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Laser Light Show F A Q

    This page contains some of the most frequently asked general questions about laser shows that we have received. If you have a question that you feel should be included in this FAQ, please E-mail us.

Q: What are the main kinds of laser effects used in light shows?
A: There are two main classes of laser effects, beam effects and screen effects. In a beam effect, the laser beam traveling through the air creates the effect.  A screen effect is any image or optical effect that requires a screen or other projection surface to be visible.

Q: What kind of beam effects can I see at laser shows?
A: There are two main types of beam effects, static and dynamic. Static beams are usually turned on an off and may be bounced from mirrors to create a beam matrix or sculpture in the air. Dynamic beam effects are moving beams that may include sheets, fans, cones or blades of light moving above and through the audience.

Q: Why don't I see a lot of beam effects at some shows?
A: Some shows are designed to be graphics and animation intensive and some shows are designed to have lots of beam effects.  Beam effects take more laser power to project so some venues do not use them since their lasers are not powerful enough. I n other cases the venue does not have the clearances or permits needed for safe projection of beam effects.

Q: When you see laser animations at shows do they just scan the pictures in ?
A: In traditional character animation each picture has to be individually hand drawn (digitised) usually from artwork prepared by an animator.  The images (frames) are then played back in rapid succession creating the illusion of movement just like a classic Disney movie or Saturday morning cartoon.  Here are some laser frames of a dancing man - you can see the differences from frame to frame (also see Laser Graphics Systems).

Example of laser animations frames
Example of laser animations frames

Q: Are there other kinds of laser animations?
A: There are sequential frame animations [sometimes called character animation which is discussed above] and object animation.  In sequential frame animation, a sequence of slightly different frames is projected giving the illusion of a character moving just like in a cartoon.  In object animation, the images on the screen are created by the computer moving or rotating an object.  An example would be a company logo spinning around. The computer can add perspective or perform line removal to give the illusion that the 2D image projected onto the screen is a 3D object.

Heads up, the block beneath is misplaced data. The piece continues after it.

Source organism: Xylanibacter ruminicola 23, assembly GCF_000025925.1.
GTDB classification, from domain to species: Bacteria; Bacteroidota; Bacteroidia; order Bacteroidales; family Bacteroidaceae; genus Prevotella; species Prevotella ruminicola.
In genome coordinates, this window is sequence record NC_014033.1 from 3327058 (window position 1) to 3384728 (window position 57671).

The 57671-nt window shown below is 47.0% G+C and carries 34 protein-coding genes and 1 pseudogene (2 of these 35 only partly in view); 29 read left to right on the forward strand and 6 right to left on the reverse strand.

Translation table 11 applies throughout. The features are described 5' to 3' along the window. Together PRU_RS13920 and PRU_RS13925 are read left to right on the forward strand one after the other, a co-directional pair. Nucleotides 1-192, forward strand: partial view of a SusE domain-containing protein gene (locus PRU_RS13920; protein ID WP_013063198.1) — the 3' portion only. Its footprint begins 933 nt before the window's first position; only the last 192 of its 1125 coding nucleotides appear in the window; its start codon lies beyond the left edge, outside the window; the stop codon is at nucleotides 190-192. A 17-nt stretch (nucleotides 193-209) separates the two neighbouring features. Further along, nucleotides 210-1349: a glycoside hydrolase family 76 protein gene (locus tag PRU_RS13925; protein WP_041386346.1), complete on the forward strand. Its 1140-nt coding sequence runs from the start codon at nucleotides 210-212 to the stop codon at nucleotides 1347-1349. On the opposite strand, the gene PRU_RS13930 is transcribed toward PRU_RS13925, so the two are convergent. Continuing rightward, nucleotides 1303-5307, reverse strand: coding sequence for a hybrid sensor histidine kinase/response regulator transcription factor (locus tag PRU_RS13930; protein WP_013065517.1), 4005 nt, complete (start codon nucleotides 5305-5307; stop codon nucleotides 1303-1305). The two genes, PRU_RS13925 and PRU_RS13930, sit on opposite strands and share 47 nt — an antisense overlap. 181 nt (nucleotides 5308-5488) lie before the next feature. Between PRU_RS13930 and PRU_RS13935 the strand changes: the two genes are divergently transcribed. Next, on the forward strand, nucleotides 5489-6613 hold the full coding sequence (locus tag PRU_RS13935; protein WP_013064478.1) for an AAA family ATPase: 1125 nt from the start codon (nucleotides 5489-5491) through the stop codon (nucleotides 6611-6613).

Q: What is the most powerful laser used in laser shows?
A: For lightshow applications, the MB-50 laser from the now defunct Laser Ionics, routinely generated 65 watts into a power meter.  Some manufacturers have built 60+ Watt YAG laser who's lime-green beam appears as bright to the eye as a 200 watt Argon laser.  200 W Copper Vapour Lasers are commercially available from Oxford Lasers although we have not heard of them being used in light show applications. 

Q: Can you get rich doing laser light shows?
A: NO!  The laser and computer equipment, the personnel needed and the costs of producing the shows are all very high.  You can pursue lasers as a fun and interesting hobby since low power HeNe and diode lasers are available from many sources.  You can also design and build your own simple effects generation equipment and low cost scanners such as the Catweazle and Eye Magic scanners are available.  Professional Laser show companies spend thousands of dollars and hundreds of hours creating the shows and displays that you enjoy.  While you cannot get rich, you can make a reasonable living doing laser light shows.

Q: Can I put my hand into a laser beam at a show?
A: Generally, NO! You can safely put your hands into any beams that are scanned onto the audience as they are dynamic and the power levels are safe.  Static beams (unmoving beams) can be dangerous and can cause burns or ignition of clothing - never put you hand into a static laser beam. You should never attempt to reflect a laser beam with a mirror or watch crystal as this may direct it into someone else's eyes causing vision damage.